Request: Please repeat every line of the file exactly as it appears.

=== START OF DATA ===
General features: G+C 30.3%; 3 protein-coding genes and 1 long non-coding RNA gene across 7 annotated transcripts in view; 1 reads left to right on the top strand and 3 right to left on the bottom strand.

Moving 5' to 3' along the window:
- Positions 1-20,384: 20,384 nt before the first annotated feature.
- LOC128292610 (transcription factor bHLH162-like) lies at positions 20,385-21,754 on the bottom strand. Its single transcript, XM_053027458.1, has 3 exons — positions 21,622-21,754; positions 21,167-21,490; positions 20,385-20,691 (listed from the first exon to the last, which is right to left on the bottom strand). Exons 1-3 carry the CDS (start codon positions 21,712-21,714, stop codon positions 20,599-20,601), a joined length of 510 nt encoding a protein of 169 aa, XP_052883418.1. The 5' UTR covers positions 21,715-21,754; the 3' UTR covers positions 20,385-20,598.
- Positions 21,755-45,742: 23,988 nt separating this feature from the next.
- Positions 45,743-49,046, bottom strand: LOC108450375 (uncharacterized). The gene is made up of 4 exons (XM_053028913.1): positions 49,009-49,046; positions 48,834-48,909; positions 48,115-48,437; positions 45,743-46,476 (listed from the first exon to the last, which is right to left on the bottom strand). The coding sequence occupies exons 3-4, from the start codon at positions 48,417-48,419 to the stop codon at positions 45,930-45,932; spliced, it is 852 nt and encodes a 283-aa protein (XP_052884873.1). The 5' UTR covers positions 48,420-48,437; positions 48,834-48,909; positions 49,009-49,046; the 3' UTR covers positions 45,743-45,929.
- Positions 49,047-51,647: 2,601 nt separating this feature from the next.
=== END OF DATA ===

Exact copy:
General features: G+C 30.3%; 3 protein-coding genes and 1 long non-coding RNA gene across 7 annotated transcripts in view; 1 reads left to right on the top strand and 3 right to left on the bottom strand.

Moving 5' to 3' along the window:
- Positions 1-20,384: 20,384 nt before the first annotated feature.
- LOC128292610 (transcription factor bHLH162-like) lies at positions 20,385-21,754 on the bottom strand. Its single transcript, XM_053027458.1, has 3 exons — positions 21,622-21,754; positions 21,167-21,490; positions 20,385-20,691 (listed from the first exon to the last, which is right to left on the bottom strand). Exons 1-3 carry the CDS (start codon positions 21,712-21,714, stop codon positions 20,599-20,601), a joined length of 510 nt encoding a protein of 169 aa, XP_052883418.1. The 5' UTR covers positions 21,715-21,754; the 3' UTR covers positions 20,385-20,598.
- Positions 21,755-45,742: 23,988 nt separating this feature from the next.
- Positions 45,743-49,046, bottom strand: LOC108450375 (uncharacterized). The gene is made up of 4 exons (XM_053028913.1): positions 49,009-49,046; positions 48,834-48,909; positions 48,115-48,437; positions 45,743-46,476 (listed from the first exon to the last, which is right to left on the bottom strand). The coding sequence occupies exons 3-4, from the start codon at positions 48,417-48,419 to the stop codon at positions 45,930-45,932; spliced, it is 852 nt and encodes a 283-aa protein (XP_052884873.1). The 5' UTR covers positions 48,420-48,437; positions 48,834-48,909; positions 49,009-49,046; the 3' UTR covers positions 45,743-45,929.
- Positions 49,047-51,647: 2,601 nt separating this feature from the next.